Financial Information

Pros & Cons of a Construction to Permanent Loan

Construction to permanent loans are often used by potential homeowners purchasing land and building their own homes or purchasing modular homes. Construction to permanent loans are a very popular method of financing for people who are building a home or having a home built because they're not making large mortgage payments before they even have their home. Below is an overview of construction to permanent loans and the pros and cons of this method of financing.

A construction to permanent loan is a type of financing where you only get the amount you need to have your home built while it's being built. You draw funds from the loan as the money is needed by the seller or contractor. While the home is still being built, the loan is a construction loan and you only make interest payments. Similar to lines of credit, construction to permanent loans typically go from three months to a year. When your home is all built and set up on your lot, your lender will convert the loan to a permanent mortgage loan.

Pros of Construction to Permanent Loan

  • More flexibility - Because you're not choosing a specific home builder in a specific neighborhood, you have a choice of where you want to build and what contractors you want to use. You also have the flexibility to purchase your lot and build a home with the same financing.
  • Smaller monthly payments - Because you're only making the interest payments on the loan, your payments will be substantially lower. This can be very beneficial if the construction is taking longer than anticipated.
  • Not paying on a home that you're not living in. You aren't expected to make a full mortgage payment until the house is complete. This can be a real advantage because it could become a real financial burden if you're expected to make a large mortgage payment on your new home and continue to pay rent on the home in which you're currently living.
  • Complete package - Construction to permanent loans often include the price of not only the home but also the land on which it will be built.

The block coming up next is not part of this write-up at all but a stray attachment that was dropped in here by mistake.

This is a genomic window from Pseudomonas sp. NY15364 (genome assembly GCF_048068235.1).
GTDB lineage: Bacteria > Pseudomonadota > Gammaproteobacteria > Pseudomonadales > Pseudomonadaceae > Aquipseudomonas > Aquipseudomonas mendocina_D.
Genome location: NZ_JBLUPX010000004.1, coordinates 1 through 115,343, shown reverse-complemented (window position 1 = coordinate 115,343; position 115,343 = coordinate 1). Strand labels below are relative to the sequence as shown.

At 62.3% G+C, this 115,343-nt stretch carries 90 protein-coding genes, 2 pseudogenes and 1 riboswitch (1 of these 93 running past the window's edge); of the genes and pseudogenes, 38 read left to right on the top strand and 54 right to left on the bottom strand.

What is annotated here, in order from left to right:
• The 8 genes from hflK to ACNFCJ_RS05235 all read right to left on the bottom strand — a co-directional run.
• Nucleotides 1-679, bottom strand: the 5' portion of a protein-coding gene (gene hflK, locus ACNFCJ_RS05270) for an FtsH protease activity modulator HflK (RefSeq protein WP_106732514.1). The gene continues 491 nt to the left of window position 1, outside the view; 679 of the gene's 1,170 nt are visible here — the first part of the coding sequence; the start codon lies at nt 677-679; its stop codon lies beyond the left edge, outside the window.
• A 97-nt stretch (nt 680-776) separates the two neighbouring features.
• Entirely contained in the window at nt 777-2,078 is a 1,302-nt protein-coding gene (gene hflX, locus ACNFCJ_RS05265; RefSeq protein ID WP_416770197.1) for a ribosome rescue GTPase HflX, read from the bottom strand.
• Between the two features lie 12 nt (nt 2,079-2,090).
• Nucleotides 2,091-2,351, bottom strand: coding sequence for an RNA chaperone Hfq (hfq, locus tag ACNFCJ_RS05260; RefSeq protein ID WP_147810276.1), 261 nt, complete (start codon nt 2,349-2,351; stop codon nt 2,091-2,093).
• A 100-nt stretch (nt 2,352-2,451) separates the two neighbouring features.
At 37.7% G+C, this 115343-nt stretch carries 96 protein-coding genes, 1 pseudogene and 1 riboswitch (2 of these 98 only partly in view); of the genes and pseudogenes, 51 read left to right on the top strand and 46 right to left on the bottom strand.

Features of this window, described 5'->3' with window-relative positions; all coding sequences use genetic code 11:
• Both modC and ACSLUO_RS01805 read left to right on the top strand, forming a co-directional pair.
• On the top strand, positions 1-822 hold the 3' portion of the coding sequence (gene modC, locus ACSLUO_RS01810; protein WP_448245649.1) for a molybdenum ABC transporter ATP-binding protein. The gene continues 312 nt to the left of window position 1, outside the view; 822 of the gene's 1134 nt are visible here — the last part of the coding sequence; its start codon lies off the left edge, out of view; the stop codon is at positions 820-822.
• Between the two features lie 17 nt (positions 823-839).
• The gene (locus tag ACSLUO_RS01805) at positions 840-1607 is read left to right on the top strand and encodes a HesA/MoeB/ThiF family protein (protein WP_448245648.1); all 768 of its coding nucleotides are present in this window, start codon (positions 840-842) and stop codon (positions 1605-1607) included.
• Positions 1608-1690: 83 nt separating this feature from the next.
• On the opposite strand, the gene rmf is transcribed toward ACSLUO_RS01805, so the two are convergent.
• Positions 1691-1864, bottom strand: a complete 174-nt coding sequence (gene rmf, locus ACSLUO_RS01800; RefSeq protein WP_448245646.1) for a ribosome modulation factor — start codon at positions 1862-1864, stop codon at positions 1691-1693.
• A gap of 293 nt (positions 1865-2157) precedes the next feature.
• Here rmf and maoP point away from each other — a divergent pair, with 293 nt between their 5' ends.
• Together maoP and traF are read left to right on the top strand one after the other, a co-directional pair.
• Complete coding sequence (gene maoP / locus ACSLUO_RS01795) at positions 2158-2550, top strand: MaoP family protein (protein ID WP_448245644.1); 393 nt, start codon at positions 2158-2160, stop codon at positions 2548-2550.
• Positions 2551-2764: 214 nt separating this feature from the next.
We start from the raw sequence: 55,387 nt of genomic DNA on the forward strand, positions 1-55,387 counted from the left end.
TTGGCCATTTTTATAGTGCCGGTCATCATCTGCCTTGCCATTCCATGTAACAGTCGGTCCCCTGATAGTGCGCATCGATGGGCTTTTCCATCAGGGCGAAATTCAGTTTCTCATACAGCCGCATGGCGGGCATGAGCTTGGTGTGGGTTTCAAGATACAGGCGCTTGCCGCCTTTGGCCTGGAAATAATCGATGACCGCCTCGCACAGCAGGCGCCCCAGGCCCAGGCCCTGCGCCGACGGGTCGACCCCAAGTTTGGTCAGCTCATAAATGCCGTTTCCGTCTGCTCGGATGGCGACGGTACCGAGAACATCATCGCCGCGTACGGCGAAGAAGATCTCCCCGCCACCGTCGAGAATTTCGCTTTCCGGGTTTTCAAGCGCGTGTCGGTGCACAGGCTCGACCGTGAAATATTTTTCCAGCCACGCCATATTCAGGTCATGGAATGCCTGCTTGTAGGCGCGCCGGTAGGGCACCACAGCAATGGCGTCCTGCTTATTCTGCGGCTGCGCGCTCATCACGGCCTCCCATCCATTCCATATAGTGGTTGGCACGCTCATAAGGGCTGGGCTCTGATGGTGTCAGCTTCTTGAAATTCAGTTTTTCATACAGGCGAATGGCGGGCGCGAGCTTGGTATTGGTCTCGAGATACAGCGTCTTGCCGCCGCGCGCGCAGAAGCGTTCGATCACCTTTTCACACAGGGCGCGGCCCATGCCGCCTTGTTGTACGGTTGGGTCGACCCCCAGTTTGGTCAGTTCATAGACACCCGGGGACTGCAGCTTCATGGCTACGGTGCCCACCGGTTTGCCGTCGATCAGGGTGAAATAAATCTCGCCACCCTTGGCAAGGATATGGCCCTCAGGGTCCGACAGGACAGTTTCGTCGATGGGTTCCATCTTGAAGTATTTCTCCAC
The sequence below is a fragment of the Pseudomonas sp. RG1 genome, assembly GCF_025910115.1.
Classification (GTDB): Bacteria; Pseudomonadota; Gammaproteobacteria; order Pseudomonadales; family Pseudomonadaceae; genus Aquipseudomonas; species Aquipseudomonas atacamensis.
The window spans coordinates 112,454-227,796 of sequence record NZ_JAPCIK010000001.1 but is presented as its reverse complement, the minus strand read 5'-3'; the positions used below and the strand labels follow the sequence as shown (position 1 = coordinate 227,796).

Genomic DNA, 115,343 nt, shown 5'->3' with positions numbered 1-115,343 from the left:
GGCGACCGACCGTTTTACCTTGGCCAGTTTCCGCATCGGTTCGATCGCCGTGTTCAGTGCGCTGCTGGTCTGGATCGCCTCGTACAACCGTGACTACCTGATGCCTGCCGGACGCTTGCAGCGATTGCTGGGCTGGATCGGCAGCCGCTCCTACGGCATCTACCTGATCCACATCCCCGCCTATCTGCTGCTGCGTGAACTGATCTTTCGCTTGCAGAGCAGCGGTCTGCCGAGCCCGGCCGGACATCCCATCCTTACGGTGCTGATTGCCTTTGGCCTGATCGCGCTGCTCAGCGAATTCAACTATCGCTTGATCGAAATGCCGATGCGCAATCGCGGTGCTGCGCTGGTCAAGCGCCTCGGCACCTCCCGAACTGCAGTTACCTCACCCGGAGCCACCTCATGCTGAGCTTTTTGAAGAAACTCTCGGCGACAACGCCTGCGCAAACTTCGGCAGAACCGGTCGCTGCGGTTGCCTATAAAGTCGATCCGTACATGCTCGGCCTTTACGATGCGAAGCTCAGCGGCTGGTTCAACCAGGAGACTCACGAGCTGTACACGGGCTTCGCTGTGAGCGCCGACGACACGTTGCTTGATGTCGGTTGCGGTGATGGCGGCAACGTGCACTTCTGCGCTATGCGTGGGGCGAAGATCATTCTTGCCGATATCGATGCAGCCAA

• One-time close possible - Some banks and lenders may offer you a one-time close which can save thousands of dollars on fees.

Cons of Construction to Permanent Loan

  • Higher interest - Despite the historically lower interest rates lenders are now charging homebuyers, borrowers typically pay a higher rate of interest during the construction phase of the loan. Some banks may continue to charge the same interest rate after the loan is converted to a permanent mortgage loan.
  • Higher monthly mortgage payments - When you initially got the loan, that time or month became the beginning of your loan term (20, 25 or 30 years). Those months of making just interest payments during the construction are now added to the permanent loan, increasing your monthly payments slightly.
  • Costs may be higher than anticipated. When you purchase a house already built, it is what it is. When you're building a home, it takes months, and you may change your mind on what you actually want in the home, which can increase the cost. For instance, you suddenly discover you really want the oak cupboards as opposed to the cheaper cabinets that were on sale.
  • More upfront money requirements - Construction to permanent loans are usually stricter in terms of requirements such as down payment. This may limit your financial options.
  • Possible additional costs for duplicate services - Many lenders require an appraisal at the site where the home will be and another appraisal when the home is completed. This cost is the buyer's responsibility. Although this is rare, you may also end up paying two sets of closing costs.
  • Possible penalties for delays - Construction loans are generally for a specific amount of time. If there are delays and the house takes longer to build, you may have to pay penalties.

Keep in mind, however, that each lender is different. Although construction loans are very similar in nature from one bank to the next, lenders may vary slightly in how they do business. What you might find at one bank may not necessarily be the case at the next. You'll be making mortgage payments for a long time so shop around for the best deal.